Adventures in 3D Printing by J. Logan Carey

This is more DIY project related than art related specifically, but I thought some people might enjoy this one.

So I like to occasionally browse the internet for vintage things that have to do with local stuff. Living in Chattanooga, Tennessee, there isn't anything quite as iconic as the See Rock City signs you can still see painted on old barns for miles in every direction and I came across this awesome sign that was formally a functional date keeper. Presumably, and let me know if anyone has more details about this one, it would have been hanging somewhere around Chattanooga in what I would guess was the 60s or 70s, very cool.


When I got it, it was pretty dirty and obviously the belts on the inside weren't being held in place anymore. I noticed it actually was two pieces, the front metal piece with the graphics could just slide up and off. I'm guessing whoever made these made a bunch of different versions for different businesses.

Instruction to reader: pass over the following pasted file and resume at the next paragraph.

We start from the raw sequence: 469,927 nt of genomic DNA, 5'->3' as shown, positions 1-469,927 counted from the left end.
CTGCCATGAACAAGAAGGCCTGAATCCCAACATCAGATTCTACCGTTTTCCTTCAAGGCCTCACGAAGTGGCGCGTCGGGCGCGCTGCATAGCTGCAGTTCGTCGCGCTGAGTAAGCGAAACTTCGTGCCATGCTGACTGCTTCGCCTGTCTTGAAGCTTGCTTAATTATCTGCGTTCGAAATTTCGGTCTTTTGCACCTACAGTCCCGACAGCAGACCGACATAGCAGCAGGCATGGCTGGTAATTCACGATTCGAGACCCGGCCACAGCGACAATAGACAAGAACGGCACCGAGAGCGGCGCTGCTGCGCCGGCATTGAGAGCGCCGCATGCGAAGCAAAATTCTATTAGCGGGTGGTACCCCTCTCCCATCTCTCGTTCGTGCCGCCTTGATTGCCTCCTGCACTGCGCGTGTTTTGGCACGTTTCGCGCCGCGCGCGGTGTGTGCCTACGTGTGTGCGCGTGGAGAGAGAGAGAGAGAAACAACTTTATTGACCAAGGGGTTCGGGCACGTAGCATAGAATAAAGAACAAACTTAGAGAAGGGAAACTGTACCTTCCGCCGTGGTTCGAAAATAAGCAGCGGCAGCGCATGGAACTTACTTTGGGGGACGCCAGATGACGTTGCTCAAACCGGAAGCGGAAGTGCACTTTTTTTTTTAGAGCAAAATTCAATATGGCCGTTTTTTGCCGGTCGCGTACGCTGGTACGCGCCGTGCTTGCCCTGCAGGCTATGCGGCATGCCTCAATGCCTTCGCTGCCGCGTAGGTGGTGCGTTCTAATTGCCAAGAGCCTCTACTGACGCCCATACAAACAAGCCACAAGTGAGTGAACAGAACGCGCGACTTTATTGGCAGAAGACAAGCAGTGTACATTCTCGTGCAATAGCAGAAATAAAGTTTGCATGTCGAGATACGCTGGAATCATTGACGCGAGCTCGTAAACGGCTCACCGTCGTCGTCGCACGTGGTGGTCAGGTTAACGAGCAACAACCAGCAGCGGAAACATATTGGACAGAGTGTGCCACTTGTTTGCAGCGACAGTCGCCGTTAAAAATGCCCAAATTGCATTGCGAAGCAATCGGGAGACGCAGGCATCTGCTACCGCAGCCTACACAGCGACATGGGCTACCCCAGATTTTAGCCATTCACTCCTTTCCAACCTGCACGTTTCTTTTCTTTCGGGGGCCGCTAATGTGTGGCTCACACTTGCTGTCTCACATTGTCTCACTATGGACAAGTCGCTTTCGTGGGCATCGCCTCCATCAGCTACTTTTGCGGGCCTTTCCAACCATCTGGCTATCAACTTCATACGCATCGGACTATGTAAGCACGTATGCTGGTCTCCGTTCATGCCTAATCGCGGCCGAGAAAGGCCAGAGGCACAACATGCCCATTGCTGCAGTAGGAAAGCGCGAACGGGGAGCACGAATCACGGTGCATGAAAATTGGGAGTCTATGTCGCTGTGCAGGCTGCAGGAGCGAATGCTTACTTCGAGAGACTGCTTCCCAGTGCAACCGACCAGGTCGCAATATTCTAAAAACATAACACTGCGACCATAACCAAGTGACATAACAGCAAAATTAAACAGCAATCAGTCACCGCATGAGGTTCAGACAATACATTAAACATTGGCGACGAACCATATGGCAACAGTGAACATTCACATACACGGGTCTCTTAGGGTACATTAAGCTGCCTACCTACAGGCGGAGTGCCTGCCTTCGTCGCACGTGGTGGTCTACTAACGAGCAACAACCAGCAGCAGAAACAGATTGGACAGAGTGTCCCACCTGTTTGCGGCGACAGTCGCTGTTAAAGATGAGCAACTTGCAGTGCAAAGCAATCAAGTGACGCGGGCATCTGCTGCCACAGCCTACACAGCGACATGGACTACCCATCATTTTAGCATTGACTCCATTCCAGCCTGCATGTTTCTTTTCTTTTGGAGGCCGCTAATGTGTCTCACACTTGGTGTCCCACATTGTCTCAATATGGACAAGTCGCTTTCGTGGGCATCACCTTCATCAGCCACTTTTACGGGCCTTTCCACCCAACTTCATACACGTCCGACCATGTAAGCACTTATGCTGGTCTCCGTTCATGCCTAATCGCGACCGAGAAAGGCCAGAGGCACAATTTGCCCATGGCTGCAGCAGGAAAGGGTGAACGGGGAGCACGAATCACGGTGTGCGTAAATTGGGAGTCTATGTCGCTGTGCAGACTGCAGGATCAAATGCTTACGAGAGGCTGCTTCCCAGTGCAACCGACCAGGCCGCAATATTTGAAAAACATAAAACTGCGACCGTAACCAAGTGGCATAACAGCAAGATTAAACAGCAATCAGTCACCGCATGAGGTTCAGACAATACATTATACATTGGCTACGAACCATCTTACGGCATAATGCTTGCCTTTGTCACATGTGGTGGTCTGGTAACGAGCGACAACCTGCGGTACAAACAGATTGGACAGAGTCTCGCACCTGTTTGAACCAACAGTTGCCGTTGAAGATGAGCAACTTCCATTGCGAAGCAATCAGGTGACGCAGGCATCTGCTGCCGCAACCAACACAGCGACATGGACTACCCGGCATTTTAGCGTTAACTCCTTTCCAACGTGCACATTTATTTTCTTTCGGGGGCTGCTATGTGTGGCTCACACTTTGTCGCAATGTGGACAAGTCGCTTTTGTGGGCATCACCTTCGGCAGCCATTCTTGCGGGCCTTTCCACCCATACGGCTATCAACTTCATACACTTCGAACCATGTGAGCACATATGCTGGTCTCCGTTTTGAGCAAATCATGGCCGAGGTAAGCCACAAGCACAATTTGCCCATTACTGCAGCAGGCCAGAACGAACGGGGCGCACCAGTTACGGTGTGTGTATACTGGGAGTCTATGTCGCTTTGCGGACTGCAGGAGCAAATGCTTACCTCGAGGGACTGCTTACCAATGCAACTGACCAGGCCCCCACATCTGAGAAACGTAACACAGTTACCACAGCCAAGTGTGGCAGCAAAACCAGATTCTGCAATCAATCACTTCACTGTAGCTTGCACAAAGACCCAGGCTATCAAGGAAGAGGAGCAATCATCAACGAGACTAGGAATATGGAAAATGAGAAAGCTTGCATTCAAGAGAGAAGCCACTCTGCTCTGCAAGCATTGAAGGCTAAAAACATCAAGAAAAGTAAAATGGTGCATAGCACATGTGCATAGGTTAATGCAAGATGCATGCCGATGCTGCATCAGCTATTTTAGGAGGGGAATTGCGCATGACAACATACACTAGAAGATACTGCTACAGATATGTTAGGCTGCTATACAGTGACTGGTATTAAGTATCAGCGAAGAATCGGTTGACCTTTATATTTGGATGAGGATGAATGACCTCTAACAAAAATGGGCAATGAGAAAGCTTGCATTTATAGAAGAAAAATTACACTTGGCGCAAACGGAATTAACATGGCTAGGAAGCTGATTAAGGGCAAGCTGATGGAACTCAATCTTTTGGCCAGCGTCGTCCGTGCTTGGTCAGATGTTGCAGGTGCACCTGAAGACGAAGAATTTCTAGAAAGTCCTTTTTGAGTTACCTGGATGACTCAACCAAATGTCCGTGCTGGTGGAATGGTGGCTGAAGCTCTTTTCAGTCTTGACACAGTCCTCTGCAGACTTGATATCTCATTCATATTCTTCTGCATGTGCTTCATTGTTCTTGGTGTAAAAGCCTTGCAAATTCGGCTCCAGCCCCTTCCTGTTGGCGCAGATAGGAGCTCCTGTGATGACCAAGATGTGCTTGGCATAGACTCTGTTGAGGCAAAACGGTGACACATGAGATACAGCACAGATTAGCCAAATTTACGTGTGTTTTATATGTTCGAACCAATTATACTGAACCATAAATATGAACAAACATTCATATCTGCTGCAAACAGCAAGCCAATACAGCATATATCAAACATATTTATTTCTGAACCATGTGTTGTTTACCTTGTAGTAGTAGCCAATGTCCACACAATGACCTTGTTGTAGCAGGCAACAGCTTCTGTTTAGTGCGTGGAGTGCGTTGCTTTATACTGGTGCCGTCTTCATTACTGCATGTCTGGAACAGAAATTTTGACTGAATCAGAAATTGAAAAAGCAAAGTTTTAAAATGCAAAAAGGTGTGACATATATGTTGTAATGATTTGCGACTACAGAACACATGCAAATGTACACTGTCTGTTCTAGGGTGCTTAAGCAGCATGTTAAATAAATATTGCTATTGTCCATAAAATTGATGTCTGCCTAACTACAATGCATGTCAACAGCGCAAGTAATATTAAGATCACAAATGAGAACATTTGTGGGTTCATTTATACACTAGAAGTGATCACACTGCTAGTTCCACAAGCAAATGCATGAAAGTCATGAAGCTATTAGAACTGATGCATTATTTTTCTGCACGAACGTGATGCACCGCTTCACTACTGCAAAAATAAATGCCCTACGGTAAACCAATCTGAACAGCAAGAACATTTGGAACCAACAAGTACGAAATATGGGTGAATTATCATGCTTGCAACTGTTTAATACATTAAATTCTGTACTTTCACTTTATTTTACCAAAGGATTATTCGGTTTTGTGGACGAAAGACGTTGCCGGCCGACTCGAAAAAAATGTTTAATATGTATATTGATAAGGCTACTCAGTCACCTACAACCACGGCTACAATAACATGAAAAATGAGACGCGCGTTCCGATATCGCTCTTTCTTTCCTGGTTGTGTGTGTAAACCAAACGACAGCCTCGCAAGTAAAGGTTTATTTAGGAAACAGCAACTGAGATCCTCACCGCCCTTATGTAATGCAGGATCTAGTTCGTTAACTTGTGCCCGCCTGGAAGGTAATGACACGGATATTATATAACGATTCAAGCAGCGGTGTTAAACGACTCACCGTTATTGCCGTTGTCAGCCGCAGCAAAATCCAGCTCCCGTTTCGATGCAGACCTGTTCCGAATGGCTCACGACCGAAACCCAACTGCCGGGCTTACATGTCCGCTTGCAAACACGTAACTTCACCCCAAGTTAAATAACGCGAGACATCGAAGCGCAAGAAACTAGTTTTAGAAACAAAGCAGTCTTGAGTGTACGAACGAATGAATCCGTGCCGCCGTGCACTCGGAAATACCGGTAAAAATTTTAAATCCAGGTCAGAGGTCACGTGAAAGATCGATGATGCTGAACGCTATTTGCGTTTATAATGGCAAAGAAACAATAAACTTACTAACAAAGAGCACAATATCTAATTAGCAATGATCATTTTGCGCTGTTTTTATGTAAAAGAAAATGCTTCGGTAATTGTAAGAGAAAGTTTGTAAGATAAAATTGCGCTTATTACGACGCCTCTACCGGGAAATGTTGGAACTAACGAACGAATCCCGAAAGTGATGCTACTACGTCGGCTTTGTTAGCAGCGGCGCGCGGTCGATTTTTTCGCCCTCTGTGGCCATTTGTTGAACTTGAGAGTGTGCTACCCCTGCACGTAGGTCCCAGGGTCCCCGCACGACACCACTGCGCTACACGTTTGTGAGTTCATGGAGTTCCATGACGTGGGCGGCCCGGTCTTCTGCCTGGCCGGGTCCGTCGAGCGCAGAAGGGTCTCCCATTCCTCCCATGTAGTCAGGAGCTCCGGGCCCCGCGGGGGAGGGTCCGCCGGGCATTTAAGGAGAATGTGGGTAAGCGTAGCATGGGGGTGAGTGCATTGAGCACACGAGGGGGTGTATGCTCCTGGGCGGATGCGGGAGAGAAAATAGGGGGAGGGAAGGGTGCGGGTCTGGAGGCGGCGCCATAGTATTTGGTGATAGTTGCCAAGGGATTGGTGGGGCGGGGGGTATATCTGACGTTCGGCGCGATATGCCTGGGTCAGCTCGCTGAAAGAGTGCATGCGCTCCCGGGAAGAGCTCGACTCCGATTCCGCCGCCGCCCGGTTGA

Here's what was on the inside:


This was really good actually. The date belts were all still intact and with a light wash of warm soapy water they cleaned up very well. The yellowish tint comes from the sun-stained plastic covering the date windows in the front. It became clear that out of the four original spindles (my word, not sure if it's right) used to turn the day, date, and month, only one was complete and unbroken and two were completely missing. There are four holes in the side for the spindles to project out and then anyone could change the date just by spinning the appropriate spindle.

Here's the one good and one bad spindle:


Now this wasn't the biggest disappointment in the world. I figured I could probably tape the belts to the windows in the sign so at least it would appear functional. That's when my ever clever better half, Jacque Nodell, suggested we go to the Chattanooga Public Library. Not to research where to find replacement parts, who knows where you would find replacement date spinners for an advertisement sign from fifty-something years ago, but to check out the library's excellent fourth floor resources which include of all things, a set of 3D printers available to the public.